5 new blood pressure treatments

Patsy Westcott / 21 November 2016 ( 16 June 2017 )

If you have problem blood pressure, these developments could soon make a big difference to your life.



High blood pressure medication can cause unpleasant side effects so it’s not surprising many sufferers prefer to put up with it and risk future stroke, heart attacks, kidney problems and more.

Add on the fact that two out of five patients’ blood pressure (BP) remains stubbornly too high at more than 120/80mmHG, despite medication, and there’s an urgent need for new approaches.

How to measure your blood pressure

So a slew of devices and drugs designed to target what’s now thought to be the underlying cause of high BP, the sympathetic nervous system – which controls automatic activities such as blood pressure, breathing and heart rate - are now in development.

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Breakthrough 1: Renal denervation (RDN)

A procedure to destroy nerves serving the kidneys - renal nerves – using radiofrequency or ultrasound, delivered via a guiding catheter. Renal nerves are part of the sympathetic nervous system.

Destroying these nerves can reduce hypertension that hasn’t responded to other drugs and NICE has now given RDN a cautious thumbs up, so it is now available in some hospitals.

Breakthrough 2: Carotid body receptor blocker

This new drug works by quelling overactivity in the carotid bodies, two tiny organs no bigger than a grain of rice thought to be key to BP control.

‘They are the guardians of blood flow to the brain,’ explains Professor Julian Paton, of Bristol University, who is working on the drug, with support from the British Heart Foundation. Strategically situated close to the carotid artery in the neck, which supplies blood to the brain, they sense whether enough oxygen is reaching our most important organ.

‘If it isn’t - or if they are fooled into thinking it isn’t, perhaps as a result of inflammation or hardened arteries - they go into overdrive triggering messages that “tell” the sympathetic nervous system to narrow arteries. This preserves blood supply – and oxygen – to the brain but at the expense of causing high blood pressure,’ explains Professor Paton.

Trials of the drug are about to begin. If successful, it could be a truly bespoke treatment for people with uncontrolled hypertension or who experience unacceptable side effects from existing medication.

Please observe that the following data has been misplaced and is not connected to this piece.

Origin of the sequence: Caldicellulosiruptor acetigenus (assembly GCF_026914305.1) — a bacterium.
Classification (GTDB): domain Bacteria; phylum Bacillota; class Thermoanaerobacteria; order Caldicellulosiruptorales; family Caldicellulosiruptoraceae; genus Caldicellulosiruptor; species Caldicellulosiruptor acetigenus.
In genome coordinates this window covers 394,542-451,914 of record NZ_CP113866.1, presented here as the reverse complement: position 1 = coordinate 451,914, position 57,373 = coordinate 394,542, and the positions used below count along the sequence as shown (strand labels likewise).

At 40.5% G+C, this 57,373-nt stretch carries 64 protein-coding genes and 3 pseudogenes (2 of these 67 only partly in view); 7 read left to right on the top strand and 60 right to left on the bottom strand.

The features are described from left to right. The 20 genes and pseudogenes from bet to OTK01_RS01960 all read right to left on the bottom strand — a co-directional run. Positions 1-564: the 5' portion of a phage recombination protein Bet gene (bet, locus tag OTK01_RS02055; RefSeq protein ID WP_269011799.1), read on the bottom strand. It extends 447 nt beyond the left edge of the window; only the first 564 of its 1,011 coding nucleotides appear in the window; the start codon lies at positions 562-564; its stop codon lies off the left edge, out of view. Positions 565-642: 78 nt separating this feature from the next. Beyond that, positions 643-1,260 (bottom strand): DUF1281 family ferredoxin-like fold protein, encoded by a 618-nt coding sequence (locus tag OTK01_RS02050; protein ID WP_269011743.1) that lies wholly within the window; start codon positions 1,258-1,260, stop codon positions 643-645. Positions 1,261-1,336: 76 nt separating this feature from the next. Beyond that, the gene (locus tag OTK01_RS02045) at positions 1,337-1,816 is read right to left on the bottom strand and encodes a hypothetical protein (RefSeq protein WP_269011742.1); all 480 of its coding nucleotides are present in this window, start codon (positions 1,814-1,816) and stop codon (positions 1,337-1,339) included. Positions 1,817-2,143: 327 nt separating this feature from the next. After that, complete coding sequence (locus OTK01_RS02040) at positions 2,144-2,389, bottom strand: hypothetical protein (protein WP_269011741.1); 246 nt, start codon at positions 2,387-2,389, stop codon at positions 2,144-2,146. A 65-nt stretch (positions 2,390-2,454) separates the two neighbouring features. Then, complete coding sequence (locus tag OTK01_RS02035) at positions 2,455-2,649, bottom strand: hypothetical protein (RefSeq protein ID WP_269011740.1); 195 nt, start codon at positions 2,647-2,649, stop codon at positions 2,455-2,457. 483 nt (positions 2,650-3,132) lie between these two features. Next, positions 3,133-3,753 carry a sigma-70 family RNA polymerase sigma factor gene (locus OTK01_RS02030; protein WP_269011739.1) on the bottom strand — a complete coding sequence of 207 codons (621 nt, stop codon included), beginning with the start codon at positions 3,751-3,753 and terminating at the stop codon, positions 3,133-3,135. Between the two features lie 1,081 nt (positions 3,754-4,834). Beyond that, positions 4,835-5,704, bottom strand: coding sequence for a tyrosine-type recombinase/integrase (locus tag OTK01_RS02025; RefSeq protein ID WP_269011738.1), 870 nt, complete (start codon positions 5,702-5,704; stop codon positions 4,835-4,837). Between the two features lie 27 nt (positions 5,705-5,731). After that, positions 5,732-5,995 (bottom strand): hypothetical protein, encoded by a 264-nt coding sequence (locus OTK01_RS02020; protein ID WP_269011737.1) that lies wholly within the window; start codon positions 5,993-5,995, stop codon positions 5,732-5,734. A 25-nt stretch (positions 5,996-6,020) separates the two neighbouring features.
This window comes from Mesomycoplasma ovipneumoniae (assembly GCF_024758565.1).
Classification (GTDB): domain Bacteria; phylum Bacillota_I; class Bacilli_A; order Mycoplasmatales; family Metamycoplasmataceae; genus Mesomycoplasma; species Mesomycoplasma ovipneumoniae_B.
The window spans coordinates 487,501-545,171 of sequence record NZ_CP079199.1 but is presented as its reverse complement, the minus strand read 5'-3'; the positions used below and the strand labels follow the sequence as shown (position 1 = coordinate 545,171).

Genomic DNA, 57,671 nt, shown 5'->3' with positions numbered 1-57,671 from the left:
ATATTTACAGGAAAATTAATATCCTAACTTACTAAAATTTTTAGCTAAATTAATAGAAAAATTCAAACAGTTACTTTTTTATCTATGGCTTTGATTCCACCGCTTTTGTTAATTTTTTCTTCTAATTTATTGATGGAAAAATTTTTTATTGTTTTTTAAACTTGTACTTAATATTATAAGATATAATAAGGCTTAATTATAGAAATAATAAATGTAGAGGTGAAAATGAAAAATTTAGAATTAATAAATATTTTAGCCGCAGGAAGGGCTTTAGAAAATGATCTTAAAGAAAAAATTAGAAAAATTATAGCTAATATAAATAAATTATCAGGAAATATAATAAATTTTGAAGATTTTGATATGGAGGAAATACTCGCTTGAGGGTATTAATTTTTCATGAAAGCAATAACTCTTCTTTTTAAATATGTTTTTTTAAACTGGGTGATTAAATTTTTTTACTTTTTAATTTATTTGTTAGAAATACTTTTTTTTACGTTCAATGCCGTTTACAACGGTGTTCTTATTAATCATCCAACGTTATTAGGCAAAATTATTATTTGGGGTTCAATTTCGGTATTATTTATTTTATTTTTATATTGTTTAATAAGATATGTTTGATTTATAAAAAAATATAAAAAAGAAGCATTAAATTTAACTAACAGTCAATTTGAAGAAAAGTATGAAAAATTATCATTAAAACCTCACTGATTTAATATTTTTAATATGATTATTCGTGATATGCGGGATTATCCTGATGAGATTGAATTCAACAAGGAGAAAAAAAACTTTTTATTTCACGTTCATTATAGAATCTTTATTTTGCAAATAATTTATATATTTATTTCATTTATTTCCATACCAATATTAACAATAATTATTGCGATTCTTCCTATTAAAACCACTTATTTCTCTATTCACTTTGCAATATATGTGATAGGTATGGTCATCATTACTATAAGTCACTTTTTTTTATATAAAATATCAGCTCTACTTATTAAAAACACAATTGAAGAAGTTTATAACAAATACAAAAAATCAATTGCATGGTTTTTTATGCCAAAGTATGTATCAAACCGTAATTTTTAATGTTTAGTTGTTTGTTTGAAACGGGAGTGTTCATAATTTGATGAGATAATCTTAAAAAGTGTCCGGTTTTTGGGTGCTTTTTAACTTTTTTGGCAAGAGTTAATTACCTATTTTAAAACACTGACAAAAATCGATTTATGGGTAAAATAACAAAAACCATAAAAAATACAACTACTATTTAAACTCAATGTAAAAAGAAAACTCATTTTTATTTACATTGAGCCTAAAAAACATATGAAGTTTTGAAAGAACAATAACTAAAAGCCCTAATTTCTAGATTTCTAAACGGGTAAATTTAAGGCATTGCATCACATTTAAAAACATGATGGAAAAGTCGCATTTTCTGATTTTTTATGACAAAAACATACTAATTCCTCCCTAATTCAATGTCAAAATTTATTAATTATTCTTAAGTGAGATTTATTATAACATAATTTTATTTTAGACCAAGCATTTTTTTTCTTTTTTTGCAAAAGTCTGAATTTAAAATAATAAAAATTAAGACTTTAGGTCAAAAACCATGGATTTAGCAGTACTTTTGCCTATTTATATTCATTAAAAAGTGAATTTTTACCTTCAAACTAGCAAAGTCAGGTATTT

Breakthrough 3: Arterio-venous anastomosis

Involves a device – the Rox coupler – being inserted between the artery and vein in the upper thigh in a keyhole procedure. It enables blood to be transferred from the artery to the vein, reducing the volume of blood in the artery and other physiological reactions involved in high BP.

Patients using the device have been able to reduce medication as well as avoiding complications of high BP and hospital admissions. However, says blood pressure expert Dr Manish Saxena from London’s St Bartholomew’s Hospital, who is researching the device, ‘It looks promising but it’s essential we choose the right patients.’

Breakthrough 4: Baroreflex Activation Therapy (BAT)

Similar to a pacemaker, this pulse generator is implanted under the skin and delivers electrical signals via an electrode to pressure sensors – called baroreceptors – in the carotid arteries. These trigger something called the carotid baroreflex, which controls blood pressure by regulating activity of the sympathetic nervous system.

Still on trial but another promising treatment.

Breakthrough 5: Median Nerve Stimulation

A gadget the shape and size of a coin – known as the eCoin System – implanted in the lower forearm under local anaesthetic in a ten-minute procedure. It delivers a light electric current for 30 minutes a week and works on the same principle as Chinese acupuncture by stimulating a nerve in the arm. This has been shown to lower BP.

Trials started in November this year, with results due in 2018.

For our great article on blood pressure and new and easy ways to reduce it, see the December issue of Saga Magazine.

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